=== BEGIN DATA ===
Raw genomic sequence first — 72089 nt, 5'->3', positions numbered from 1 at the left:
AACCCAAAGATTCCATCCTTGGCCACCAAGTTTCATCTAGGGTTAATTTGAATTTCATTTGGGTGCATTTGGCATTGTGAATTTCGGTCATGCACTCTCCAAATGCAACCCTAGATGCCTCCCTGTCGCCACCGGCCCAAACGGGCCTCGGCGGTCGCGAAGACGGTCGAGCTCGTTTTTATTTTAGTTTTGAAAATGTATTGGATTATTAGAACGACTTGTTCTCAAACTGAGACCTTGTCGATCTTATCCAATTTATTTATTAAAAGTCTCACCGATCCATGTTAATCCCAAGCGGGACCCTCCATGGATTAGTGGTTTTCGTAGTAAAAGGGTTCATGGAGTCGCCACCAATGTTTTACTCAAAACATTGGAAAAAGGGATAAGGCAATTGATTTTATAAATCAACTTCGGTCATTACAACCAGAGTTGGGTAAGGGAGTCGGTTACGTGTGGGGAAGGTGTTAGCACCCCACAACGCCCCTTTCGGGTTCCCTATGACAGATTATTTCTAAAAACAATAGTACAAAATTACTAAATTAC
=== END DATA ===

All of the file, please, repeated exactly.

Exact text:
Raw genomic sequence first — 72089 nt, 5'->3', positions numbered from 1 at the left:
AACCCAAAGATTCCATCCTTGGCCACCAAGTTTCATCTAGGGTTAATTTGAATTTCATTTGGGTGCATTTGGCATTGTGAATTTCGGTCATGCACTCTCCAAATGCAACCCTAGATGCCTCCCTGTCGCCACCGGCCCAAACGGGCCTCGGCGGTCGCGAAGACGGTCGAGCTCGTTTTTATTTTAGTTTTGAAAATGTATTGGATTATTAGAACGACTTGTTCTCAAACTGAGACCTTGTCGATCTTATCCAATTTATTTATTAAAAGTCTCACCGATCCATGTTAATCCCAAGCGGGACCCTCCATGGATTAGTGGTTTTCGTAGTAAAAGGGTTCATGGAGTCGCCACCAATGTTTTACTCAAAACATTGGAAAAAGGGATAAGGCAATTGATTTTATAAATCAACTTCGGTCATTACAACCAGAGTTGGGTAAGGGAGTCGGTTACGTGTGGGGAAGGTGTTAGCACCCCACAACGCCCCTTTCGGGTTCCCTATGACAGATTATTTCTAAAAACAATAGTACAAAATTACTAAATTAC